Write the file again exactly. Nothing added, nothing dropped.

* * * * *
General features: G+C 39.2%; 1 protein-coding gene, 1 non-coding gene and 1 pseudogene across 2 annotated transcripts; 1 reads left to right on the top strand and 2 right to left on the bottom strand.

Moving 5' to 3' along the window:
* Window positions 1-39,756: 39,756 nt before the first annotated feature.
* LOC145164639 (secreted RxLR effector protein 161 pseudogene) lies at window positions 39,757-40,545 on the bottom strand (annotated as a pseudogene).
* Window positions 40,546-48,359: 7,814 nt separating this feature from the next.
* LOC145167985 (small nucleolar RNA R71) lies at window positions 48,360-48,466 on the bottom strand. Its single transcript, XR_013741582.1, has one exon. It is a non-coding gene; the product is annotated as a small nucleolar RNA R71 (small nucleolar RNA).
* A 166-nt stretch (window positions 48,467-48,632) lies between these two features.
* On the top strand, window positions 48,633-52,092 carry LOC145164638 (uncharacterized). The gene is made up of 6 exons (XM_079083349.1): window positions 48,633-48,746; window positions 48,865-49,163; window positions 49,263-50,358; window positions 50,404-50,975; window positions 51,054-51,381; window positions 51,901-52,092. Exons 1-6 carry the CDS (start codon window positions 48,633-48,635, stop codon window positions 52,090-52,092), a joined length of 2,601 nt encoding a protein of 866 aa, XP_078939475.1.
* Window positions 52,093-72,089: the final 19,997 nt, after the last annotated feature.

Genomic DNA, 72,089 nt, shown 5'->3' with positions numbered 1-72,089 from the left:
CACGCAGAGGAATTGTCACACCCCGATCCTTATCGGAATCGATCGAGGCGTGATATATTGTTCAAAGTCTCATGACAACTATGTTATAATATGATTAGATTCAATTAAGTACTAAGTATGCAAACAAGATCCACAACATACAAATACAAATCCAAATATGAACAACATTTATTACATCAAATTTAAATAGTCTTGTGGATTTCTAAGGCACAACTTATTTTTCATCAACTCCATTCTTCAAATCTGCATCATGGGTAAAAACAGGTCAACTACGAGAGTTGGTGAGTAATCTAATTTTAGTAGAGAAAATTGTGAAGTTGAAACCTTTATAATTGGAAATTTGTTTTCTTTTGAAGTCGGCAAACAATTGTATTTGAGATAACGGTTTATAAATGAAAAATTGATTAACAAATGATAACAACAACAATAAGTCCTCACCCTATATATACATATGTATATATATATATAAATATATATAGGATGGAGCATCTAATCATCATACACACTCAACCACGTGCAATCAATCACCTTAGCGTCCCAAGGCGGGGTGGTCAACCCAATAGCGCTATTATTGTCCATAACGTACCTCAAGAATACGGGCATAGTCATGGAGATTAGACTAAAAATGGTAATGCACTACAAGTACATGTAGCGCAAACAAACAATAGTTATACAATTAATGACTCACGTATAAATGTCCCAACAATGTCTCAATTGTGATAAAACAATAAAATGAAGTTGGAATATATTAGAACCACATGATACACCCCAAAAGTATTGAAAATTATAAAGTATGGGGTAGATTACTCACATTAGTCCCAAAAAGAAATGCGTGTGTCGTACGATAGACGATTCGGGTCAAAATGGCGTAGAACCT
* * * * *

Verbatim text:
General features: G+C 39.2%; 1 protein-coding gene, 1 non-coding gene and 1 pseudogene across 2 annotated transcripts; 1 reads left to right on the top strand and 2 right to left on the bottom strand.

Moving 5' to 3' along the window:
* Window positions 1-39,756: 39,756 nt before the first annotated feature.
* LOC145164639 (secreted RxLR effector protein 161 pseudogene) lies at window positions 39,757-40,545 on the bottom strand (annotated as a pseudogene).
* Window positions 40,546-48,359: 7,814 nt separating this feature from the next.
* LOC145167985 (small nucleolar RNA R71) lies at window positions 48,360-48,466 on the bottom strand. Its single transcript, XR_013741582.1, has one exon. It is a non-coding gene; the product is annotated as a small nucleolar RNA R71 (small nucleolar RNA).
* A 166-nt stretch (window positions 48,467-48,632) lies between these two features.
* On the top strand, window positions 48,633-52,092 carry LOC145164638 (uncharacterized). The gene is made up of 6 exons (XM_079083349.1): window positions 48,633-48,746; window positions 48,865-49,163; window positions 49,263-50,358; window positions 50,404-50,975; window positions 51,054-51,381; window positions 51,901-52,092. Exons 1-6 carry the CDS (start codon window positions 48,633-48,635, stop codon window positions 52,090-52,092), a joined length of 2,601 nt encoding a protein of 866 aa, XP_078939475.1.
* Window positions 52,093-72,089: the final 19,997 nt, after the last annotated feature.

Genomic DNA, 72,089 nt, shown 5'->3' with positions numbered 1-72,089 from the left:
CACGCAGAGGAATTGTCACACCCCGATCCTTATCGGAATCGATCGAGGCGTGATATATTGTTCAAAGTCTCATGACAACTATGTTATAATATGATTAGATTCAATTAAGTACTAAGTATGCAAACAAGATCCACAACATACAAATACAAATCCAAATATGAACAACATTTATTACATCAAATTTAAATAGTCTTGTGGATTTCTAAGGCACAACTTATTTTTCATCAACTCCATTCTTCAAATCTGCATCATGGGTAAAAACAGGTCAACTACGAGAGTTGGTGAGTAATCTAATTTTAGTAGAGAAAATTGTGAAGTTGAAACCTTTATAATTGGAAATTTGTTTTCTTTTGAAGTCGGCAAACAATTGTATTTGAGATAACGGTTTATAAATGAAAAATTGATTAACAAATGATAACAACAACAATAAGTCCTCACCCTATATATACATATGTATATATATATATAAATATATATAGGATGGAGCATCTAATCATCATACACACTCAACCACGTGCAATCAATCACCTTAGCGTCCCAAGGCGGGGTGGTCAACCCAATAGCGCTATTATTGTCCATAACGTACCTCAAGAATACGGGCATAGTCATGGAGATTAGACTAAAAATGGTAATGCACTACAAGTACATGTAGCGCAAACAAACAATAGTTATACAATTAATGACTCACGTATAAATGTCCCAACAATGTCTCAATTGTGATAAAACAATAAAATGAAGTTGGAATATATTAGAACCACATGATACACCCCAAAAGTATTGAAAATTATAAAGTATGGGGTAGATTACTCACATTAGTCCCAAAAAGAAATGCGTGTGTCGTACGATAGACGATTCGGGTCAAAATGGCGTAGAACCT